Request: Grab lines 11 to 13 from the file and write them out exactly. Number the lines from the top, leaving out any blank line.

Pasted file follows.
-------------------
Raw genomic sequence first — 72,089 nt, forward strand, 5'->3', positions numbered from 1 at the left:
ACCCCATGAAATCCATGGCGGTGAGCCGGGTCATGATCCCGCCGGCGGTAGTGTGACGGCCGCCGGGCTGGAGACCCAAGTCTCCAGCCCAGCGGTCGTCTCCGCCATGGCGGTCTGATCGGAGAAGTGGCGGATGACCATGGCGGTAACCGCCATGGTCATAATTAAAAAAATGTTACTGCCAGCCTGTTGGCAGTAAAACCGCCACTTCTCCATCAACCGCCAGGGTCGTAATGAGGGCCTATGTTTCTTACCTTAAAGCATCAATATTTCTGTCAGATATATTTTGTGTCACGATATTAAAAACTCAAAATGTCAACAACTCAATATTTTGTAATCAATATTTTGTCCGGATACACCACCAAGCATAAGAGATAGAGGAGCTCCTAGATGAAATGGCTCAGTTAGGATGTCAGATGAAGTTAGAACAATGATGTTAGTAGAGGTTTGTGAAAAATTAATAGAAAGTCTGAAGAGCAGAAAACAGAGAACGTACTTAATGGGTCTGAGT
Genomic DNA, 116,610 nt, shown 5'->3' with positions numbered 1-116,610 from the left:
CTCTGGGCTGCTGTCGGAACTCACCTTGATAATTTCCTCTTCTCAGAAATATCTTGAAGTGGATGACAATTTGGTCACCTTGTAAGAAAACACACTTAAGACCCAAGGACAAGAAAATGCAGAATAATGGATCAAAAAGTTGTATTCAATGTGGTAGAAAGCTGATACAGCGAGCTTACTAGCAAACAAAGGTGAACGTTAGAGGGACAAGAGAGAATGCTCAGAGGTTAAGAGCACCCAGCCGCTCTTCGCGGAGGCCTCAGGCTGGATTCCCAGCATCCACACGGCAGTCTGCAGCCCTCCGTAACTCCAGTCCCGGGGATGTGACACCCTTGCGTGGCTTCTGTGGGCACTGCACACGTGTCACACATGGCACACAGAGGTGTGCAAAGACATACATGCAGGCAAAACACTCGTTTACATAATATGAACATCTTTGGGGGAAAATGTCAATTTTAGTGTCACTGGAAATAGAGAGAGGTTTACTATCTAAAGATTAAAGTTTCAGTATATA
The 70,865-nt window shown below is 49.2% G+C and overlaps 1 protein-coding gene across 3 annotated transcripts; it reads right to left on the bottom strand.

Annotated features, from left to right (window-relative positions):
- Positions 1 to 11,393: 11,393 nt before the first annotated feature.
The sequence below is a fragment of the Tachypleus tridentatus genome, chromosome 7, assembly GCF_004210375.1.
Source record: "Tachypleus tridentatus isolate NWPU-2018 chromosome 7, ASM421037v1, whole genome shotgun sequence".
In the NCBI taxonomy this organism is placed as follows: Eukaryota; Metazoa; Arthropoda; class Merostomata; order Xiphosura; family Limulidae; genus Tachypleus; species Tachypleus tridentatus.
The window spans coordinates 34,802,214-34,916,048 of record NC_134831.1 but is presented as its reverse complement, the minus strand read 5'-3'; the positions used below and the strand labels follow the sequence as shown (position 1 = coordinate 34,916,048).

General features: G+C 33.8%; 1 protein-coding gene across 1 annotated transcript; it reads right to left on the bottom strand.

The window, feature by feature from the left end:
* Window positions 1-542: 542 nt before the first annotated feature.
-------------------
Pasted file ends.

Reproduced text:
The window spans coordinates 34,802,214-34,916,048 of record NC_134831.1 but is presented as its reverse complement, the minus strand read 5'-3'; the positions used below and the strand labels follow the sequence as shown (position 1 = coordinate 34,916,048).

General features: G+C 33.8%; 1 protein-coding gene across 1 annotated transcript; it reads right to left on the bottom strand.

The window, feature by feature from the left end: